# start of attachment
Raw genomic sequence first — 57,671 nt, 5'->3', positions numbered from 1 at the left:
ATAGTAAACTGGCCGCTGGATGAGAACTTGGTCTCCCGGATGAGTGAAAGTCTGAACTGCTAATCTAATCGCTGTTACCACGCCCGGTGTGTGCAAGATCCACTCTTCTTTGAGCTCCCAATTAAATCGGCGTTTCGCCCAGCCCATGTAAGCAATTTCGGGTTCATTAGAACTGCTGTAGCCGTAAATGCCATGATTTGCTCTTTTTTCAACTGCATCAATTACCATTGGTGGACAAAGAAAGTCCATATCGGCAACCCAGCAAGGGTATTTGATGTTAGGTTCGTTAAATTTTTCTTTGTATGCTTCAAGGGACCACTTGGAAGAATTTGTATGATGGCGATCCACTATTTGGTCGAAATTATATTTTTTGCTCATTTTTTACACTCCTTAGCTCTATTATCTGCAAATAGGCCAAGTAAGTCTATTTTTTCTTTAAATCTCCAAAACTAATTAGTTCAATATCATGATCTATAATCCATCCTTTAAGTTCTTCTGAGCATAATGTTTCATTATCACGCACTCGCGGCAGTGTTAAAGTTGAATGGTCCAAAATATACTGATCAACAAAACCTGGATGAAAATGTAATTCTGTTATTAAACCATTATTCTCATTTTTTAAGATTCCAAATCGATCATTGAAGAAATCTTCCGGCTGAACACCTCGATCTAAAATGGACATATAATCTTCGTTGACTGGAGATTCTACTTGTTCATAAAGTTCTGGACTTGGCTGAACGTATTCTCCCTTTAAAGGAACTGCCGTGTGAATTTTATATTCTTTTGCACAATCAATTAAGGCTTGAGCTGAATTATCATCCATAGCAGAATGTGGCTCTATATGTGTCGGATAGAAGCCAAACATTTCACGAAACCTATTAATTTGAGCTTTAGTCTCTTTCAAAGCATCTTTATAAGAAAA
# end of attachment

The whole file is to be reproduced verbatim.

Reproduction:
Raw genomic sequence first — 57,671 nt, 5'->3', positions numbered from 1 at the left:
ATAGTAAACTGGCCGCTGGATGAGAACTTGGTCTCCCGGATGAGTGAAAGTCTGAACTGCTAATCTAATCGCTGTTACCACGCCCGGTGTGTGCAAGATCCACTCTTCTTTGAGCTCCCAATTAAATCGGCGTTTCGCCCAGCCCATGTAAGCAATTTCGGGTTCATTAGAACTGCTGTAGCCGTAAATGCCATGATTTGCTCTTTTTTCAACTGCATCAATTACCATTGGTGGACAAAGAAAGTCCATATCGGCAACCCAGCAAGGGTATTTGATGTTAGGTTCGTTAAATTTTTCTTTGTATGCTTCAAGGGACCACTTGGAAGAATTTGTATGATGGCGATCCACTATTTGGTCGAAATTATATTTTTTGCTCATTTTTTACACTCCTTAGCTCTATTATCTGCAAATAGGCCAAGTAAGTCTATTTTTTCTTTAAATCTCCAAAACTAATTAGTTCAATATCATGATCTATAATCCATCCTTTAAGTTCTTCTGAGCATAATGTTTCATTATCACGCACTCGCGGCAGTGTTAAAGTTGAATGGTCCAAAATATACTGATCAACAAAACCTGGATGAAAATGTAATTCTGTTATTAAACCATTATTCTCATTTTTTAAGATTCCAAATCGATCATTGAAGAAATCTTCCGGCTGAACACCTCGATCTAAAATGGACATATAATCTTCGTTGACTGGAGATTCTACTTGTTCATAAAGTTCTGGACTTGGCTGAACGTATTCTCCCTTTAAAGGAACTGCCGTGTGAATTTTATATTCTTTTGCACAATCAATTAAGGCTTGAGCTGAATTATCATCCATAGCAGAATGTGGCTCTATATGTGTCGGATAGAAGCCAAACATTTCACGAAACCTATTAATTTGAGCTTTAGTCTCTTTCAAAGCATCTTTATAAGAAAA